Mountain Walks

You can view our suggestions on the most popular mountain walks in Kerry. Please be aware these walking trails are very challenging

Beara Way

197 km (122.3 m) low level walk on old roads and tracks around the rugged and scenically spectacular Beara Peninsula. Great sea panoramas particularly rugged at the western end.
Route: Glengarriff to Adrigole (16.1 Km), Adrigole to Castletownbere (21.7 Km) and onwards to Allihies (13.6 Km), Allihies to Dursey (14.4 Km), Dursey Island (11.2 Km); Allihies to Eyeries (11.2 Km) and onwards to Ardgroom (12.8 Km); Ardgroom to Inchiquin Lake (22.5 Km), Inchiquin Lake to Kenmare (14.4 Km); Kenmare to Glengarriff (24 Km).

Carrantuohill

Takes about six hours.
Follow the same route (as outlined in Hag's Glen walk) to the end of the Hag's Glen. Climb the rock-strewn Devil's Ladder straight ahead. Be very careful not to upset the loose rock and hit somebody behind you - or that somebody in front doesn't hit you. At the top of the ladder (Christ's Saddle) turn right and follow the cairns or bundles of stones to the cross on top of Ireland's highest mountain (1,039m). Danger - extremely easy to lose direction at top. If you lose your way do not move until the bad weather has cleared.

Dingle Way

150 km low-level walk around the Dingle Peninsula. Route: Tralee - Camp (17.5kms); Camp - Annascaul (17kms); Annascaul - Dingle (19kms); Dingle - Dunquin (22kms); Dunquin-Bothar (28kms); Bothar - Cloghane (21kms); Cloghane - Castlegregory (29kms); Castlegregory - Tralee (25kms). (Mainly paths and unsurfaced roads, superb scenery, historical and archaeological sites.)
(The Dingle Way Companion by Tony O'Callaghan; Dingle Way Guide Map, Cork/Kerry Tourism), detailed information and advice, contact Killarney Tourist Office.

Kerry Way

200 km low-level walk around the 'Iveragh Peninsula'.
Begins in Killarney National Park. Nine stages: Killarney to Black Valley (22 kms), Black Valley to Glencar (20 kms), Glencar to Glenbeigh (13 kms), Glenbeigh to Caherciveen (28 kms), Caherciveen to Waterville (30 kms), Waterville to Caherdaniel (28 kms), Caherdaniel to Sneem (19 kms), Sneem to Kenmare (30 kms), Kenmare to Killarney (25 kms).
Mainly paths and unsurfaced roads, superb scenery, historical and archaelogical sites. For necessary map (Kerry Way Guide Map, Cork-Kerry Tourism), detailed information and advice, contact Killarney Tourist Office.

Mangerton

Takes about 3.5 hours.
Take N71 south of Killarney for 5 kms. Turn left on the unmarked Mangerton Road immediately beyond (south side of) Muckross Park Hotel. After 1.6 kms take sharp turn right (Mangerton car park signposted) - 1.5 kms to cul-de-sac sign. Park here. Cross over stream on cement slab. Follow track along western side of the Finoulagh River gully. Through gate in stone fence. After a few hundred metres, cross stream to the left-hand or eastern side - continue to follow the stream gully. Remember the name of the mountain is Mangerton - in Irish An Mhangarta, meaning 'deceiver' - so don't head for the first peak. Path leads around to the right of this and up to the Devil's Punchbowl.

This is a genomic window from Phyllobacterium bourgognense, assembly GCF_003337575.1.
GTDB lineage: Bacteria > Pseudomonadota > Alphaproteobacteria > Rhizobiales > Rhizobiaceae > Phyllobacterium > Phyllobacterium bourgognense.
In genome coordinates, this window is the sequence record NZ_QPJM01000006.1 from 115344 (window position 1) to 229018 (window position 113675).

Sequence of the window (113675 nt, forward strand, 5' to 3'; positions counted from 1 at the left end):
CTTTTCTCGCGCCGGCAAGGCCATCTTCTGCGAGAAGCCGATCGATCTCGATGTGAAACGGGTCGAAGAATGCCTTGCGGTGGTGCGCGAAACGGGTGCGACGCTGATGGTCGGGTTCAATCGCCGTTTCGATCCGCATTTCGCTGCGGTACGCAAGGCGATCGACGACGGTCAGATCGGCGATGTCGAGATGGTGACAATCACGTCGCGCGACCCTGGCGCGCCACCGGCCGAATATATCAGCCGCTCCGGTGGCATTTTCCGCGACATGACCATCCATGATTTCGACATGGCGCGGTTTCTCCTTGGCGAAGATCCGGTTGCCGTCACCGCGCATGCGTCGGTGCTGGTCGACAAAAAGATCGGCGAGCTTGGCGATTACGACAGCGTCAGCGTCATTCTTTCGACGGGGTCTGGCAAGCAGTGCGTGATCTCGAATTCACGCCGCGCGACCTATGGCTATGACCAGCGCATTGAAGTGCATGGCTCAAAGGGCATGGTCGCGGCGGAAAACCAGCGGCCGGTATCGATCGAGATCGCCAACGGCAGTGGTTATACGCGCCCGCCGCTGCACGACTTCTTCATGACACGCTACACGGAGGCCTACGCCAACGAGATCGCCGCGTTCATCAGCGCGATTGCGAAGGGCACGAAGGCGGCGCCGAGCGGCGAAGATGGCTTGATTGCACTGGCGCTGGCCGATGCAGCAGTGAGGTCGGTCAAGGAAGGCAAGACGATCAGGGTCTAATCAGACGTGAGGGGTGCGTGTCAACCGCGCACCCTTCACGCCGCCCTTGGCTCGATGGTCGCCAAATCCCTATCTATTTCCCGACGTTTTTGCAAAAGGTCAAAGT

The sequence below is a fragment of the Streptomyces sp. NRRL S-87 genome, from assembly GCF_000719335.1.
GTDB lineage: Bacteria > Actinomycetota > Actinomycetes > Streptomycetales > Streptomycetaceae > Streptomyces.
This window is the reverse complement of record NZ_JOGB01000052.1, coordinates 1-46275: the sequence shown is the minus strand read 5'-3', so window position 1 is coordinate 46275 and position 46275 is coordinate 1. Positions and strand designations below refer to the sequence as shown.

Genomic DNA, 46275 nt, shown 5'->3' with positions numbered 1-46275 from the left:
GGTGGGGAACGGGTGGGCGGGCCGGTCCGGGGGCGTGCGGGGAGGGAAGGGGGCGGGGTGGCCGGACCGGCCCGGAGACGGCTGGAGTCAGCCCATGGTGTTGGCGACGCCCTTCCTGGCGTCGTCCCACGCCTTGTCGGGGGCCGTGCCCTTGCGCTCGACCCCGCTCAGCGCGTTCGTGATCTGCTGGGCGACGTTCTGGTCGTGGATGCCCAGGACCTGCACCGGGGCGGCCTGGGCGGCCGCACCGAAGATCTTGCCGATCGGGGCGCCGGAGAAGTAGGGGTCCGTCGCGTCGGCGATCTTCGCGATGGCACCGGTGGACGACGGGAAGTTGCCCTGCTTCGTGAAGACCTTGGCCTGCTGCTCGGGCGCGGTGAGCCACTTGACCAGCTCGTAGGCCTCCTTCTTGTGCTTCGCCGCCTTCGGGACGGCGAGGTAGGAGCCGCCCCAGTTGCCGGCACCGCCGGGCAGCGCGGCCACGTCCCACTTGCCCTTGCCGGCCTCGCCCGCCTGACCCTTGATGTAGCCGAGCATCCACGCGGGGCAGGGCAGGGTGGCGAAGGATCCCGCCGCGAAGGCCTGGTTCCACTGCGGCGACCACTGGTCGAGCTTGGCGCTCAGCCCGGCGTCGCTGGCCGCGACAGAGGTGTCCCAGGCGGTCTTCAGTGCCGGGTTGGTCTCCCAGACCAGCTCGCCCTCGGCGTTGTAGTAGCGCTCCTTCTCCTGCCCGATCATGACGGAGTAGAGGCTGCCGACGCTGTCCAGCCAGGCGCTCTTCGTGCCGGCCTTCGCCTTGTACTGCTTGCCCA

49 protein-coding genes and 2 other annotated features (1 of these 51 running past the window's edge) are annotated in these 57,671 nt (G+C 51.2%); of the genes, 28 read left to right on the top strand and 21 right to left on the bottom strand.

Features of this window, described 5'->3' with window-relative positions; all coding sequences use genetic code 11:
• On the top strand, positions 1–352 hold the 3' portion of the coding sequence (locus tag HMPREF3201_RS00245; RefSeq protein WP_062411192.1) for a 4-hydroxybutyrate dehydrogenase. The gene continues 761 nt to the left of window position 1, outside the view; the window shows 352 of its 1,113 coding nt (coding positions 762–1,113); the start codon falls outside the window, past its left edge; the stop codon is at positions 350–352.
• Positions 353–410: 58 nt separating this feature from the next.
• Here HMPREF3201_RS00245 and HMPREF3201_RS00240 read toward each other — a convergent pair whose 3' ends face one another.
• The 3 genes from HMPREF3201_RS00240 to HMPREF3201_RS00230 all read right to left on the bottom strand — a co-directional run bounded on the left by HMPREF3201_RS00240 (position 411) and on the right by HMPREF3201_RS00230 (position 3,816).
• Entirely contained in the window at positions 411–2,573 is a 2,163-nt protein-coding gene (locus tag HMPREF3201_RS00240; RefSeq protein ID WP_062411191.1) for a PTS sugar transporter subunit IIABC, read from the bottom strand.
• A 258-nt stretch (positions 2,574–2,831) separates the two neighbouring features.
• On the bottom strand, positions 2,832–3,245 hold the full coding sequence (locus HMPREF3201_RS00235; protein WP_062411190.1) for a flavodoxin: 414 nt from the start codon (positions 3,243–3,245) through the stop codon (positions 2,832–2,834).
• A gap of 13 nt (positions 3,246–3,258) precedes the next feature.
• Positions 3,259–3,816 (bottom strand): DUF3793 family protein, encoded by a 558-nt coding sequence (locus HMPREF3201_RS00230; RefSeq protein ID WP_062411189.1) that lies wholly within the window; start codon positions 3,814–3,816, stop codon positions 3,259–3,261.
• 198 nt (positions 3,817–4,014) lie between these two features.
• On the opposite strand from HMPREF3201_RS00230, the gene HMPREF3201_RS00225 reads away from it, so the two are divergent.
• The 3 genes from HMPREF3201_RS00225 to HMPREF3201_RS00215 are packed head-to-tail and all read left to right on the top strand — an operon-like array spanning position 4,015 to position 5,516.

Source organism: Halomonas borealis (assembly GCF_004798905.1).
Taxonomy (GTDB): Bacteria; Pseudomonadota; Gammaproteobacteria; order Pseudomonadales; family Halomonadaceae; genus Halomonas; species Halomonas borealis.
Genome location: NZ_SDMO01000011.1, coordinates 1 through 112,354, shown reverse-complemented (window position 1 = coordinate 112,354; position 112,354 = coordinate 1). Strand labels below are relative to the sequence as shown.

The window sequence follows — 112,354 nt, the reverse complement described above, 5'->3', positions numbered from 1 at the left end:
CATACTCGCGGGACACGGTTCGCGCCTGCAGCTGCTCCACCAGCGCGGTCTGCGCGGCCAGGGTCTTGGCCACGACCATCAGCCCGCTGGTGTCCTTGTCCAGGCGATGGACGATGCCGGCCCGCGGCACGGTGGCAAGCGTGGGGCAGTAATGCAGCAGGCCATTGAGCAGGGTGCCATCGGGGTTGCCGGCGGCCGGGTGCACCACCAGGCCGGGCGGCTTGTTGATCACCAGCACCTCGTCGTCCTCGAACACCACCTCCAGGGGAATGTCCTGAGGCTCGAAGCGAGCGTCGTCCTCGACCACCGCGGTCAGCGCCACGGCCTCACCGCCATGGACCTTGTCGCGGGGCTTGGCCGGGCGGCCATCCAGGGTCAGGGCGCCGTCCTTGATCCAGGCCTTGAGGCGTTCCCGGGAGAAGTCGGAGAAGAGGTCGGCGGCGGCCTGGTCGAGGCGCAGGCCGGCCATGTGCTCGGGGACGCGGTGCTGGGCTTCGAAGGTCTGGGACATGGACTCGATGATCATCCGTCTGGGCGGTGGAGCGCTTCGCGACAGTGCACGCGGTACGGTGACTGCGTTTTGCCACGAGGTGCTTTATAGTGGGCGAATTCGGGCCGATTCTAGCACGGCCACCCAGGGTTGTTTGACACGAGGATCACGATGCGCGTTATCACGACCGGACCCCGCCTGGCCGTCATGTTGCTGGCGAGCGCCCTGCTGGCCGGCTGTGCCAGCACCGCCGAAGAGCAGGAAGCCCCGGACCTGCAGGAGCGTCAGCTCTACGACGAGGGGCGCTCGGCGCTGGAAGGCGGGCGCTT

Cross over stream outlet (known as Bachelor's Well). Follow the path up to the left - with the Punchbowl on your left - to the top of the mountain. Long views over the Killarney lakes, also Lough Guitane, Kenmare Bay and Dingle Bay. Continue past the highest point (The top of Mangerton is plateau-like, covered in two square miles of blanket bog which varies little in height). Descend along centre ridge, with Punchbowl on left and Horses' Glen on right - picking your steps carefully on the steep descent - back to the point where you first saw the Punchbowl. Come down the same path.

Torc 

Follow the N71 south of Killarney for 7 kms (approx). Unmarked surfaced forest road on the left at bend on N71, a few hundred yards after the car entrance to Muckross House and Gardens. This is Queen's Drive - a route developed for Queen Victoria's visit in 1861. Drive to a large car park. Walk straight ahead (on the road that goes by the carpark). Cross the Owengarriff River. Left at the T-junction. Shortly out on open mountain. After a few hundred meters look out for pathway onto mountain on the right. Follow the pathway to the top of Torc. Very dramatic views over Killarney lakes. Return by the same route.

Purple, Tomies & Shehy Mountain Ridge

Takes about five hours.
Two cars needed. Leave one car as on O'Sullivan's Cascade walk. Drive second car to the head (highest point) of the Gap of Dunloe. Leave second car here. Leave road and head north-east to the peak of Purple Mountain - by Glas Lough. From the scree-topped peak of Purple dramatic view over Gap of Dunloe, MacGillycuddy Reeks (west), Upper Lake and Kenmare Bay (south) and Dingle Bay (north-west). North-east along ridge to Tomies South. From this point great panorama of Lower Lake.

Then ridge north to Tomies. Retrace route to Tomies South then ridge east to Shehy Mór and then to Shehy - on eastern slope aerial view over Upper, Middle and Lower Lakes. Below you is one of the three most extensive areas of natural oakwood in Ireland. Holly is the understorey, great carpets of bluebells, primroses, orchids, and other Hiberno-Lusitanian plants. Come off lower peak north-west - take a careful zig-zag course. On low ground go north to woodland - join forest road.

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